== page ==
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Print Futures Awards

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Print Futures Awards

Posted: 17th of May 2016 by Ceri Priddle

Grants of up to £1,500 each are available to help pay for costs associated with relevant training courses in printing, publishing, packaging and graphic arts

Blog stories (3010)

Is Britain Set For A New Workplace Gender Revolution?

Is Britain Set For A New Workplace Gender Revolution?

Posted: 26th of May 2016 by Tom Clover

It is around one hundred years ago that Britain began to undergo its last real shake-up in gender and the workplace. With so many men away fighting in the First World War, women began to work in a variety of jobs that were previously held by men. These roles included service jobs such as ticket conductors and milk-delivering, although many of the women also worked dangerous jobs in the munitions factories to support the war effort. Whatever the work that was being done, it sparked a revolution among gender roles as more women found that they wanted to keep working after the end of the war itself. Now, one hundred years later we could be on the verge of a new gender revolution in the workplace – and it is one that actually looks set to bring the working patterns of men and women closer together.

Is There A Difference Between ‘School-Smart’ & ‘Career Smart?’

Is There A Difference Between ‘School-Smart’ & ‘Career Smart?’

Posted: 25th of May 2016 by Tom Clover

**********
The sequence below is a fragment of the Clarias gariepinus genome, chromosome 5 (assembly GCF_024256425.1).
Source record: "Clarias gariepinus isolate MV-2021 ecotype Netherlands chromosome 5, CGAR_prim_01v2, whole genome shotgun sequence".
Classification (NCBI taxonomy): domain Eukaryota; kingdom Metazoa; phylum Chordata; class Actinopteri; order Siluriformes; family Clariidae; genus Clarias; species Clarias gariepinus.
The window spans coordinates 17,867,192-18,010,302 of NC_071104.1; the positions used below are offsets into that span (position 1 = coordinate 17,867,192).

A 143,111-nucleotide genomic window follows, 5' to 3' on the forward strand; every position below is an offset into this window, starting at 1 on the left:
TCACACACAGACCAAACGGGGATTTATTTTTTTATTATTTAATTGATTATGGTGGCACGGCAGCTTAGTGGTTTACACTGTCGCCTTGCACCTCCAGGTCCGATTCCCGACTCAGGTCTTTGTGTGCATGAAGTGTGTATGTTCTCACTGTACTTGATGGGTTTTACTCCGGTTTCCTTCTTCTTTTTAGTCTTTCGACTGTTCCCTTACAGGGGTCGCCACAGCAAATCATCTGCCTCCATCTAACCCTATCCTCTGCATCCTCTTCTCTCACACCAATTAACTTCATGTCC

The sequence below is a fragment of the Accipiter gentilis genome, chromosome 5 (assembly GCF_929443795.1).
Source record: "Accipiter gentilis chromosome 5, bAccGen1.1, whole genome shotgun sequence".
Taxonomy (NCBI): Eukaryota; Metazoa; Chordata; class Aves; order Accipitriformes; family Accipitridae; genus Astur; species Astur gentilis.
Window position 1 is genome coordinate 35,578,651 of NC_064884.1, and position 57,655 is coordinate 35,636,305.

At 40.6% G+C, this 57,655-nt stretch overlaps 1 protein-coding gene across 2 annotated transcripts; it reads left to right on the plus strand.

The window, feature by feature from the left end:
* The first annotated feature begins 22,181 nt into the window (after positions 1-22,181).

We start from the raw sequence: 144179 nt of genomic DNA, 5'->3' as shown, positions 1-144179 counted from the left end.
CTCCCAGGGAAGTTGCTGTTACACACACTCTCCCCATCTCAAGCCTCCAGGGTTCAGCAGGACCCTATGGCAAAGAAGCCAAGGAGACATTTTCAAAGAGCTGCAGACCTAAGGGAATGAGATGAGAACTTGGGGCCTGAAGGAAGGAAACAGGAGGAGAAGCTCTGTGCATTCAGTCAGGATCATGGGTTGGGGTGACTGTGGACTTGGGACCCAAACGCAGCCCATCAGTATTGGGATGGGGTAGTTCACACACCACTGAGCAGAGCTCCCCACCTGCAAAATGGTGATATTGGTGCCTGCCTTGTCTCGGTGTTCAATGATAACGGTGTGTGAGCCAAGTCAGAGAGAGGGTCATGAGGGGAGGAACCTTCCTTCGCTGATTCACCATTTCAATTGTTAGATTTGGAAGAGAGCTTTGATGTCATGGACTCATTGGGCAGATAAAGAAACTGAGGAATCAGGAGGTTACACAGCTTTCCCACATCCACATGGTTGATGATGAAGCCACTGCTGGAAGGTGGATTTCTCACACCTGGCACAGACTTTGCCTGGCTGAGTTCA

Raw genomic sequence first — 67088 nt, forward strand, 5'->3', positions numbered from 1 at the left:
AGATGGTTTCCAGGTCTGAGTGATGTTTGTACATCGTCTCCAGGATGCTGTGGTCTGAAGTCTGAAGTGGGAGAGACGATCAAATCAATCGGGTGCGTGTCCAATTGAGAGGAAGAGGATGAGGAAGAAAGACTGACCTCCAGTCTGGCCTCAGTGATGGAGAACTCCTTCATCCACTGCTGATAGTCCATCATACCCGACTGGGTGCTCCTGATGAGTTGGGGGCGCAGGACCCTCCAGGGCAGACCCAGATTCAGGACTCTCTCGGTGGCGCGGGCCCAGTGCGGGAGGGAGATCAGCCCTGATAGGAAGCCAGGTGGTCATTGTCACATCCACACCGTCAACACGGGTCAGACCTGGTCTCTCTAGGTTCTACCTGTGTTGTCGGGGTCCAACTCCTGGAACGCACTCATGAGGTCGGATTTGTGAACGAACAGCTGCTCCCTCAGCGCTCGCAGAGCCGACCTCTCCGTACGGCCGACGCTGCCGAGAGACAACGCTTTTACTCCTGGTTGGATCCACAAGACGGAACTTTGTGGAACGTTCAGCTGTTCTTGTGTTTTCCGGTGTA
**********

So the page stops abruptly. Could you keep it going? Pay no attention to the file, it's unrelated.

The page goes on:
We are all trained to see being good at school (i.e. academically smart) as being an indicator of how bright or clever we are. This is reinforced through exam results and tests right through our school years, but is academic intelligence really the be-all and end-all of intelligence? It seems not, as shown by the many successful people who, for one reason or another, didn’t excel at school or may not have had the chance or the opportunity to go on to higher education. There are plenty of millionaires out there who didn’t do well in school, which shows that exam success isn’t always the best indicator of career success. Equally, there are plenty of people who have achieved fantastic qualifications, and yet have not managed to turn this success into a great career. Could it be that there is a difference between being academic and being career-minded?

Unconditional Offers - University places

Unconditional Offers - University places

Posted: 25th of May 2016 by Lynette Daly

An unconditional offer is when a university offers you a place on a course and this is not conditional on you getting the grades - find out why these are offered and the benefits and drawbacks of accepting one.

The Future Of Work, Education, and Employment?

The Future Of Work, Education, and Employment?